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Fuel Card Blog Updates: The decline of the petrol station

Motorists. We know they don’t get it easy. Soaring fuel prices make the headlines pretty much every week and are causing a significant impact on wallets, journeys, jobs and livelihoods.

But now we know that UK drivers are being dealt a doubly painful blow when it comes to fuel prices. As if it didn’t make life hard enough that we’re paying extortionate amounts every time we fill up, we also have fewer petrol stations than we did in the early 1990s.

The Fuelcard Company, which endeavours to save small businesses and fleets as much money as possible on fuel via fuel cards, was disgusted at research highlighting that the number of petrol stations has more than halved in the space of twenty years, forcing people to drive out of their way to access the nearest or cheapest forecourt. How does the Government expect motorists to carry on using their cars at all without taking action in their favour? The number of sites has fallen from 21,000 in 1991 to fewer than 9,000 today. Meanwhile, the number of cars on the road has increased to 31 million. How does that work?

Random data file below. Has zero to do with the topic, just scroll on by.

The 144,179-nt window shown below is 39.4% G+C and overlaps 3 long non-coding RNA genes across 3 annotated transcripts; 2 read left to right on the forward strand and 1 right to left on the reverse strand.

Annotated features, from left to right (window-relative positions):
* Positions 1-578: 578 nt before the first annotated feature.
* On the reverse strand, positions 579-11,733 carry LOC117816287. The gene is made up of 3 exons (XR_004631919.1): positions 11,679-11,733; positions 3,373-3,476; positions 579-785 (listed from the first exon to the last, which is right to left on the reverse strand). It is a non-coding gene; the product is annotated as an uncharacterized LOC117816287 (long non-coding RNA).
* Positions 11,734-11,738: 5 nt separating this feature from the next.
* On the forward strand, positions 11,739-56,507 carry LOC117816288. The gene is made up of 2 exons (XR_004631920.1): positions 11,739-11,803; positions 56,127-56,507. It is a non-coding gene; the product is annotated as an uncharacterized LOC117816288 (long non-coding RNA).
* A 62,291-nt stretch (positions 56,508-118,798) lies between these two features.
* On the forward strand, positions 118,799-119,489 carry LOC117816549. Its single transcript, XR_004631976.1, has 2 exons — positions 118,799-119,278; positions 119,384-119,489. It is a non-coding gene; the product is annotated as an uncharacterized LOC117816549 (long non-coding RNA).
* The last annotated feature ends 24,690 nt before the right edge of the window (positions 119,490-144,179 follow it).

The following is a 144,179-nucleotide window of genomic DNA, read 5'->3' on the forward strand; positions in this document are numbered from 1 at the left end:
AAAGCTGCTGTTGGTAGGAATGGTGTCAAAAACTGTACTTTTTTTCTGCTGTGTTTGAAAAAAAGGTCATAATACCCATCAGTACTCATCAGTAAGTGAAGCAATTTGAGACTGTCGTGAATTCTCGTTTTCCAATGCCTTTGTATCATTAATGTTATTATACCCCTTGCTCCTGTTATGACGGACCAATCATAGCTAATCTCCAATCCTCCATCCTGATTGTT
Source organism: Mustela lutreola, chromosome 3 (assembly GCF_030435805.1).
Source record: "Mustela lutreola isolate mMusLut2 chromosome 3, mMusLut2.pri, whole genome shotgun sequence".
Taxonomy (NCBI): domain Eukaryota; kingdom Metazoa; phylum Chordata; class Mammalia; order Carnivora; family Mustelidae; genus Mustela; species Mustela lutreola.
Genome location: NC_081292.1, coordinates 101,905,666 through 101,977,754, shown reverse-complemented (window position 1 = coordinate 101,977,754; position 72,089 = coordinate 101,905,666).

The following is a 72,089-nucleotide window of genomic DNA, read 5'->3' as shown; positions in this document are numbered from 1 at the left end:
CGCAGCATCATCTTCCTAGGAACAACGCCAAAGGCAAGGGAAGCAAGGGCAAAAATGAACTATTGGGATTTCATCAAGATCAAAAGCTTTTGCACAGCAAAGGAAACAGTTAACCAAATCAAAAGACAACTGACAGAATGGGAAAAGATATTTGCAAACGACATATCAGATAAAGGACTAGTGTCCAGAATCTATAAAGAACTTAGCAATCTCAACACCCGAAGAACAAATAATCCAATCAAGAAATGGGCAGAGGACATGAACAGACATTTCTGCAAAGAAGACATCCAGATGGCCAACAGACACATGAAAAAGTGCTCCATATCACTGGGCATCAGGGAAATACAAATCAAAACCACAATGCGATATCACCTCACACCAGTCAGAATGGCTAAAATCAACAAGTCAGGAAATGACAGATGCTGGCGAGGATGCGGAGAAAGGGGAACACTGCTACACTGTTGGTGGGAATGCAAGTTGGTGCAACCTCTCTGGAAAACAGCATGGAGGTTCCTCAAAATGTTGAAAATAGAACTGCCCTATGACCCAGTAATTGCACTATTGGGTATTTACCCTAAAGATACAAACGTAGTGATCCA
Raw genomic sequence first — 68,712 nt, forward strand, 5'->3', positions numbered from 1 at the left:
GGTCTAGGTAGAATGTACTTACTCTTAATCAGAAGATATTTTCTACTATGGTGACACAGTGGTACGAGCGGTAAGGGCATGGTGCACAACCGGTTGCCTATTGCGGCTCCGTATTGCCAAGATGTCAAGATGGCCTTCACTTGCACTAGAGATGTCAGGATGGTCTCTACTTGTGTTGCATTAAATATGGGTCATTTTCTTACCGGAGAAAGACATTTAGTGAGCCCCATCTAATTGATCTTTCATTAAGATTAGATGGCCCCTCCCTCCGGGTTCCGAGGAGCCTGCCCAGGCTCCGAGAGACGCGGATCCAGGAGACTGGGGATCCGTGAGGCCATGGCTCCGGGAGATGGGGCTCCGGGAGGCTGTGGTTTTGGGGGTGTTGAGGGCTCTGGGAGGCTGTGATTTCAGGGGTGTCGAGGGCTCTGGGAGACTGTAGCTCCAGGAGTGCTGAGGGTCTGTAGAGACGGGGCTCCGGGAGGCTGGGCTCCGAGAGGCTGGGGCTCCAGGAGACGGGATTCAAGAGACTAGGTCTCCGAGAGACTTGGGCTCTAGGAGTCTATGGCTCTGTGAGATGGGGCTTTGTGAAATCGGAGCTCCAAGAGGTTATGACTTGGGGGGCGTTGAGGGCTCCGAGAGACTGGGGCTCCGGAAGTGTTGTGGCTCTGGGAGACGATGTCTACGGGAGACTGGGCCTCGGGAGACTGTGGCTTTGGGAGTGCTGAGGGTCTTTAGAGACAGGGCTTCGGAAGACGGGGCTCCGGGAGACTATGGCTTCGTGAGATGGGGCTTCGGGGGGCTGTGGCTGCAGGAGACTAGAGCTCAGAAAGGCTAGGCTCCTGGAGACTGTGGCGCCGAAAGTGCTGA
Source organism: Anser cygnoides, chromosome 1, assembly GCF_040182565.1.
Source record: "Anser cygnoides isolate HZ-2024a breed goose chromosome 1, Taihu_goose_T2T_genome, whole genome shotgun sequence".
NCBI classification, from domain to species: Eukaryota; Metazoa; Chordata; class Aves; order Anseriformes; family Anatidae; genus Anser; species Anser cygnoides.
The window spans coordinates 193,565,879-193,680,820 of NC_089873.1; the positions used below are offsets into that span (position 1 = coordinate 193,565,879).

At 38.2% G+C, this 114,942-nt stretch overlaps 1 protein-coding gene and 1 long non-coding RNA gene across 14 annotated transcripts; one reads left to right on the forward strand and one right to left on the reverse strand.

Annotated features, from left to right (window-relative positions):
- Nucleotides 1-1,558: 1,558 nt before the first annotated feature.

To call that an imbalance is an understatement. The severe reduction in forecourts can be attributed largely to the sad closure of smaller independent petrol stations as a result of the expansion of larger sites and supermarket chains.

But this is causing major problems for hard-pressed motorists. The extra money spent on travelling to petrol stations has to come from somewhere, whether it’s the family groceries budget that gets cut, or money towards other bills.

This is also an example of how ‘shopping around’ is sometimes not as practical as it sounds. If motorists have to travel further to enjoy the most competitive pump prices, they’re no longer competitive. If motorists have to travel out of their way to get fuel of any price, burning more fuel in the process, it’s only a matter of time before any price is too high a price.


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